The issue is a highly contentious one among members of the users’ committee, who note that St. Mary’s was founded by Montreal’s Irish Catholic community and is considered an officially bilingual hospital that continues to serve thousands of English-speaking patients each year.
Despite its bilingual status, St. Mary’s no longer uses bilingual letterhead on its official communications, the Montreal Gazette has learned. What’s more, some patients who have written to the hospital administration in English about various matters have complained that they receive responses in French only, a longtime users’ committee member said.
Geoffrey Chambers, president of the English-rights Quebec Community Groups Network, declined to comment on the concerns of St. Mary’s users’ committee, saying he needed more information.
However, Chambers noted that under Barrette’s reform, known as Bill 10, “an interested group of people involved” with an “amalgamated institution such as any of St. Mary’s, the Douglas (and) the Lakeshore may ask the minister to constitute an advisory committee.”
Il reste des choses stables et régulières en ce pays : l’impôt se paye en mars, les Canadiens de Montréal sont sortis des séries du hockey en avril ou en mai et les sondages à l’approche du 1er juillet montrent que l’attachement des Québécois au Canada ne bouge pas, ou si peu.
Le dernier coup de sonde réalisé le mois dernier montre que les francophones se disent très (27,6 %) ou plutôt (43,4 %) attachés au Canada. Les anglophones gonflent le niveau du très fort attachement de quarante points, à 67,2 %, et du second degré à 25,5 %.
Le sondage a été réalisé par la firme Léger Marketing pour l’Association d’études canadiennes et le Quebec Community Groups Network auprès d’un échantillon de 1226 Québécois, dont 871 francophones, 275 anglophones et 106 allophones. Les sondeurs les ont questionnés par Internet du 14 au 17 mai. Un sondage probabiliste semblable aurait une marge d’erreur de 3,5 points 19 fois sur 20.
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As the nation celebrates Canadian Multiculturalism Day on Wednesday, a new survey finds that anglophone and francophone Quebecers hold very different views on how newcomers should integrate, and particularly on whether female police officers should be allowed to wear hijabs.
While a majority of both groups said they held positive views of immigrants, francophones were more likely to respond in the affirmative when asked whether immigrants should give up their customs and traditions, or if the influx of non-Christian immigrants posed a threat to society.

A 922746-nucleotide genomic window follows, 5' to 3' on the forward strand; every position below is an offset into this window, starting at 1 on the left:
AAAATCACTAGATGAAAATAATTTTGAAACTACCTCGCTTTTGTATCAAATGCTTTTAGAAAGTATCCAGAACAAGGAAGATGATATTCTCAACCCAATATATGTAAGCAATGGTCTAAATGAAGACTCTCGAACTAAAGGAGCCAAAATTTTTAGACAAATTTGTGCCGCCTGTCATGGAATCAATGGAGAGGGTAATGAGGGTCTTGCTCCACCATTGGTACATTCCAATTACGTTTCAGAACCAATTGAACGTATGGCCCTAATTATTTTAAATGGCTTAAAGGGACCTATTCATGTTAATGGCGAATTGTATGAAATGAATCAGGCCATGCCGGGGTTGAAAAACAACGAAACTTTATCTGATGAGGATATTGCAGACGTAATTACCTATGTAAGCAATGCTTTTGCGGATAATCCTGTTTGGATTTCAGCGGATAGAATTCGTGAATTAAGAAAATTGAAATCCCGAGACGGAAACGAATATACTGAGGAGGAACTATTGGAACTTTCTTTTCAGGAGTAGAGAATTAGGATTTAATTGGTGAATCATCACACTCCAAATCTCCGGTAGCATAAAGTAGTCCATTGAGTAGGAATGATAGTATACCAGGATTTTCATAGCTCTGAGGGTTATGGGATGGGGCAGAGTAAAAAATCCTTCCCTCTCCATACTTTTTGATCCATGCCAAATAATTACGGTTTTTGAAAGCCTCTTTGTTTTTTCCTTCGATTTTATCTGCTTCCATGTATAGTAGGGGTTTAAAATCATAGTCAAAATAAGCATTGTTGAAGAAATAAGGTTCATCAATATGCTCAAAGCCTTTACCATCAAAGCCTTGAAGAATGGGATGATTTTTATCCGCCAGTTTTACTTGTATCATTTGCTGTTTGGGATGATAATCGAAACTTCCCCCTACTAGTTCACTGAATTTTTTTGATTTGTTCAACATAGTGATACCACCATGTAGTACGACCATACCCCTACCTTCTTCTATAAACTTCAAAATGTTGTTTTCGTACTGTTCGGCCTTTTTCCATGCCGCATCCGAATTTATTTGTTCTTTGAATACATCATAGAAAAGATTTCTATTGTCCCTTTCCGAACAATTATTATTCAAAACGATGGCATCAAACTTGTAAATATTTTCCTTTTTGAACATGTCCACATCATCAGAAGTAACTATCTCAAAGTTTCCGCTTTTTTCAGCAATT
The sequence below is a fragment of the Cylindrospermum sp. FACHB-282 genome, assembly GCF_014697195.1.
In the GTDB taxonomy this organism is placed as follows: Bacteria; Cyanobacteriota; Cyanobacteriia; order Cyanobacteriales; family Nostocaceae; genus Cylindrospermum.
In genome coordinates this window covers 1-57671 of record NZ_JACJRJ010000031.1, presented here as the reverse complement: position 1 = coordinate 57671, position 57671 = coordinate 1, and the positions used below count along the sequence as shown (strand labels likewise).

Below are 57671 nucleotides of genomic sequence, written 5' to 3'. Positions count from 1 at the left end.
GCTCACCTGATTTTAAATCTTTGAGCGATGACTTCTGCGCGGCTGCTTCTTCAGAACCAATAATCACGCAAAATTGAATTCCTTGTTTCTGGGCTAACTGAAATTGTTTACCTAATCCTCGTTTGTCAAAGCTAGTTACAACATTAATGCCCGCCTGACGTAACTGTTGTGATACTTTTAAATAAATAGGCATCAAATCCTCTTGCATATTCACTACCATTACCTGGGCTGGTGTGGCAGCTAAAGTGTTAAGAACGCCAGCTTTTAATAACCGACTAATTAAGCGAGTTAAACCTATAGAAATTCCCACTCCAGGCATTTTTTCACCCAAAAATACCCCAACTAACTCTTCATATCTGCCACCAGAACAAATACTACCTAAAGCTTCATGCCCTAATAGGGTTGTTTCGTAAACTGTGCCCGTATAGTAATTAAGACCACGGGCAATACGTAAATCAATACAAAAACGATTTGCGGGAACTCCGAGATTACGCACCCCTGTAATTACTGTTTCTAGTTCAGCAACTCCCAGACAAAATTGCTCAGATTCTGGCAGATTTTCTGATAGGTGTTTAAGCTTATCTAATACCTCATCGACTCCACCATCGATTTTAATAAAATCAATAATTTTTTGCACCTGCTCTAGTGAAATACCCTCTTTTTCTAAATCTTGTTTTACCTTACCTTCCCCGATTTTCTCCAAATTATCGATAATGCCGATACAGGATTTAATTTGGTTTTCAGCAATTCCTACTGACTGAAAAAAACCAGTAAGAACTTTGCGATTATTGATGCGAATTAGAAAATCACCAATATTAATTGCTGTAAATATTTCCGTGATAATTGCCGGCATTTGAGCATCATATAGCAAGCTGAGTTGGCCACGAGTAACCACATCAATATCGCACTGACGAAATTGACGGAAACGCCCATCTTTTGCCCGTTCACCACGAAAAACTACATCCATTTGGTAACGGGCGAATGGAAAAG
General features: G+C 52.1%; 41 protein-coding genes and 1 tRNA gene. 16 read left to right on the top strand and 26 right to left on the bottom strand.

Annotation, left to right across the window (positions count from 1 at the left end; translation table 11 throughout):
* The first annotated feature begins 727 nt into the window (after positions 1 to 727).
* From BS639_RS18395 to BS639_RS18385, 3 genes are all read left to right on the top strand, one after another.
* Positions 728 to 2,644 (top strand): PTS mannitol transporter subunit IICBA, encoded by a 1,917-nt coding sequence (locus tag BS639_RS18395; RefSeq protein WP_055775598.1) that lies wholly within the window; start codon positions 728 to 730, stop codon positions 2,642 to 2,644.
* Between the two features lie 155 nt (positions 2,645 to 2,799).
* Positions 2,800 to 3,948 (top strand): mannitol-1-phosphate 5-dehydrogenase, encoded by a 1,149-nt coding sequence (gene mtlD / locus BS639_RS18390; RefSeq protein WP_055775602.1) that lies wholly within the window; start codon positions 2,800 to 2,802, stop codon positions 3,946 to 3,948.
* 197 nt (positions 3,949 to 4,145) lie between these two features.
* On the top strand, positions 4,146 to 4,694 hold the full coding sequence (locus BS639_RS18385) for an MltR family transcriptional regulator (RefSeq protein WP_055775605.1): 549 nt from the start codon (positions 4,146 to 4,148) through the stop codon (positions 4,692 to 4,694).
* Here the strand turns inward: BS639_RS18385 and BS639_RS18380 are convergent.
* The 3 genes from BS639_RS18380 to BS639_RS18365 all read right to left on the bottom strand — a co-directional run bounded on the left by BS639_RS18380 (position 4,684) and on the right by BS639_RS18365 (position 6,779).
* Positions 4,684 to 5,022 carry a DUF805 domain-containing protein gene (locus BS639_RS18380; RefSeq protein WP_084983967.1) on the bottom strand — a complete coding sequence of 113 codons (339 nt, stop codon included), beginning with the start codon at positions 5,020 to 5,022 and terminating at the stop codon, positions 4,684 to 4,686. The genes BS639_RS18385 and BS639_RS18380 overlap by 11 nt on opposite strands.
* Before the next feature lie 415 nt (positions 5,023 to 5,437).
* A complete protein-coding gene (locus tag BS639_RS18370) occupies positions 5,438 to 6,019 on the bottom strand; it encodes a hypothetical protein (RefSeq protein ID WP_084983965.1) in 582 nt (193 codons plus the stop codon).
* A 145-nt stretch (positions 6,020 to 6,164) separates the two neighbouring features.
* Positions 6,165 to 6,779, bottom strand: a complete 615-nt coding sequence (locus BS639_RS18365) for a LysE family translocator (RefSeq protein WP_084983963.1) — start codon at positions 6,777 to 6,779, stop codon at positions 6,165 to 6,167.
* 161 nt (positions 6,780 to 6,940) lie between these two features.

The findings came as part of a series of surveys conducted for the Association for Canadian Studies and the Quebec Community Groups Network, looking at the difference and similarity in views between Quebec francophones and anglophones. Previous surveys looked at opinions that the two linguistic groups (determined by the question, “What is the language you first learned at home in your childhood and that you still understand?”) held of each other, and about each groups’ attachment to Quebec.
Only 12 per cent of anglos who say they’re “very attached” to Quebec have a negative view of francophones. Whereas francophones who have strong attachment to Quebec tend to view anglophones in a more negative light. Thirty per cent of francophones who say they’re “very attached to Quebec” have an unfavourable view of anglophones.
The findings were part of a survey conducted for the Association for Canadian Studies and the Quebec Community Groups Network. A new report on the study, published on the eve of the Fête nationale holiday, was co-authored by ACS vice-president Jack Jedwab.
Anglophones and francophones in Quebec are of like mind when it comes to having a positive opinion of the other group and agree that anglophones have had a strong impact on the economy and contributed to the province’s history.
But ask whether the French language in Quebec is well protected, or if anglophones contributed to Quebec culture or the founding of the province, or whether anglophones are aware they’re a minority, and suddenly interpretations diverge significantly.
The findings were part of a survey conducted for the Association for Canadian Studies and the Quebec Community Groups Network released Saturday titled “Bonjour Hi: What French and English Quebecers think about each other and about key issues.”
Is the English language well protected in Quebec? According to a new survey, it depends who you ask.
Very few anglophones would say yes — only 16.7 per cent of English-speaking Quebecers, in fact — while a majority of francophones (72 per cent) say that English is properly protected.
The difference of opinion came out in a recent Leger Marketing survey conducted on behalf of the Association for Canadian Studies and the Quebec Community Groups Network, which represents more than 50 English-language community groups in the province.
Fini le temps des deux solitudes, clame Jack Jedwab de l’Association d’études canadiennes, qui vient de publier un sondage sur les perceptions mutuelles des anglophones et des francophones au Québec. Les contacts sont de plus en plus nombreux entre les deux groupes linguistiques, qui s’apprécient respectivement. Mais il reste plusieurs stéréotypes et zones d’incompréhensions sur des enjeux clés, comme la protection de la langue et le respect des droits de la minorité.
A Leger poll done for the Association for Canadian Studies and the Quebec Community Groups Network shows nearly 9 in 10 anglophones believe the French language is well protected in Quebec. Among francophones, only 4 in 10 believe that.